By Wolf, K.H. (Eds.)
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Extra info for Classifications and Historical Studies
Figs. 13 and 14); (2) a model of chemical sedimentary ores (Fig. 16) (in support of many chapters in this multi-volume publication); (3) a mastermodel of sedimentary placer ores (Fig. 17) (supplemental to Hail's Chapter 5 in Vol. 3); (4) a model of the Witwatersrand-type uranium ores as an example of continental-terrestrial placer ores (Fig. 18) (partly in support of Pretorius' two chapters in Vol. 7); (5) a sequence of tabular conceptual models on the Witwatersrand ore deposits (by Pretorius, 1966, reproduced with permission; Figs.
To illustrate one mode of the conceptualization of chemical elements, eight diagrams are reproduced here (with the kind permission of the authors) from a more extensive collection prepared by Borchert and his associates (Figs. ) Amstutz (1964) compared in an elegant way the older conventional theories of ore The editor is grateful to Dr. E. Gill of McGill University, Montreal, Canada, w h o in 1968 drew his attention to the publications by Pretorius. The latter, upon being contacted, supplied a number of publications from the University of Witwatersrand.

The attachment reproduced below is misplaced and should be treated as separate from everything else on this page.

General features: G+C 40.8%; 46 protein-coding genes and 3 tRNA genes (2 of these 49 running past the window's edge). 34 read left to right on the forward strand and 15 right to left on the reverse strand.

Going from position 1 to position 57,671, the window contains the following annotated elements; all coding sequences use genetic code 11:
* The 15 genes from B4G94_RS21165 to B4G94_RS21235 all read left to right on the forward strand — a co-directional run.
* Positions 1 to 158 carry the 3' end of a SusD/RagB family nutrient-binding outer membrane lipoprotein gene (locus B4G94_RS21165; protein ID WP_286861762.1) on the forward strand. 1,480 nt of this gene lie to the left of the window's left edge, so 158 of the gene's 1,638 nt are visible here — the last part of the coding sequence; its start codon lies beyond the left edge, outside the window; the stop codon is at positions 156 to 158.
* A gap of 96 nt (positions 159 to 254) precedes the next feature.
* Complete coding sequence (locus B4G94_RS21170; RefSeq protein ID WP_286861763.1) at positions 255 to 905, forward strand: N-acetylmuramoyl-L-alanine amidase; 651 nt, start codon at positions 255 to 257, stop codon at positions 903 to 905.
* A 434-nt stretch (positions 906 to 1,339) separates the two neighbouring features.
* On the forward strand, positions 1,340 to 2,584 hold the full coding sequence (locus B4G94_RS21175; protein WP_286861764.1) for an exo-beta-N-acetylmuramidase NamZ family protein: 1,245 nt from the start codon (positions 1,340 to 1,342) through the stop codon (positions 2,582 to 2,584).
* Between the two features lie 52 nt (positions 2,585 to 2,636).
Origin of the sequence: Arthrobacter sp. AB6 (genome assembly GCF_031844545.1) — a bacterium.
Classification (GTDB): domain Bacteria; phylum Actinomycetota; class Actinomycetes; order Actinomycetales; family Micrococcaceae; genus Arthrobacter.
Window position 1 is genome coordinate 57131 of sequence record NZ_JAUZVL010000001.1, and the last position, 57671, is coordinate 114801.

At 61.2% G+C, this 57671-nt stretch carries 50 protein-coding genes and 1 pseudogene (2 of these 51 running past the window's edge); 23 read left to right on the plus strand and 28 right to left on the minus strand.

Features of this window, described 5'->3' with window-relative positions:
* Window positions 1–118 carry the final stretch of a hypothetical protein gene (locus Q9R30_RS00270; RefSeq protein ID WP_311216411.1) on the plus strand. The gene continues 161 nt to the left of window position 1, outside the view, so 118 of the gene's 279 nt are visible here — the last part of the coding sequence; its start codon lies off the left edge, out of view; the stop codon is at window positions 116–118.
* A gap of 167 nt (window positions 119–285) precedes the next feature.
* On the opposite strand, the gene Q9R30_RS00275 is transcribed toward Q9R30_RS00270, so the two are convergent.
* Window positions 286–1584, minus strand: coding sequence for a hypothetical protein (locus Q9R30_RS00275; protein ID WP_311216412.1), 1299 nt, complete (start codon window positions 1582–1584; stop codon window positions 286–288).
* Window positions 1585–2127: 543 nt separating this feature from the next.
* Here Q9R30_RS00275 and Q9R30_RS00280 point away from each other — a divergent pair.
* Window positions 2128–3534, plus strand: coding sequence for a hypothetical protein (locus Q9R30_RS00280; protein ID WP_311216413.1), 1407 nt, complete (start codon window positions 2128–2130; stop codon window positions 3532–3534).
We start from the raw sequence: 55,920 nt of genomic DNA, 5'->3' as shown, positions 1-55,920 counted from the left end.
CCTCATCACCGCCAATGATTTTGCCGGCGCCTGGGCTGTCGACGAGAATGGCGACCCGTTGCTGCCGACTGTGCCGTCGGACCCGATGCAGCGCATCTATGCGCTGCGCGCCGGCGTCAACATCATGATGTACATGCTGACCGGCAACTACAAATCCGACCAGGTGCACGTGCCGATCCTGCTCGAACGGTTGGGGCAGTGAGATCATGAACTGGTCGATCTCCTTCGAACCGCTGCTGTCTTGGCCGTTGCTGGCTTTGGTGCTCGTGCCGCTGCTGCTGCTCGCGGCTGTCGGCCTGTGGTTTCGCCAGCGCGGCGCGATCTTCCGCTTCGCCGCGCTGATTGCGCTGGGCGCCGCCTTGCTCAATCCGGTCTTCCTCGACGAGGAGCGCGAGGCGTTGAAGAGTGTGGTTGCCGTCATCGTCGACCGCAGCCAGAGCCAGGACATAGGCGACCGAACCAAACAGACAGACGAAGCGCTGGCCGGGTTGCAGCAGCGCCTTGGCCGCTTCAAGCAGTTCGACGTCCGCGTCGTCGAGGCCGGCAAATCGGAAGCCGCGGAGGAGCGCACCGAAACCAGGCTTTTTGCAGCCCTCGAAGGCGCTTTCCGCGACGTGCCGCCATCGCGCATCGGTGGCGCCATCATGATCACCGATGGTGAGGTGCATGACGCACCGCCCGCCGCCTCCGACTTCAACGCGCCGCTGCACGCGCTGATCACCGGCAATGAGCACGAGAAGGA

Boxes III to VII), could have been composed of grains that contain traces of uranium in arkoses, lithic sediments, and pyroclastics and/or clay minerals in muds and claystones with adsorbed and absorbed uranium. (5) Compaction waters (plus some meteoric fluids and during late diagenesis also water of crystallization released as a result of clay-mineral transformations) moving from the fine-grained muds interbedded with the sandstones and conglomerates in a fluvial sedimentary complex, as well as from deeper basinal sediments, may carry uranium from volcanic ash and clay minerals.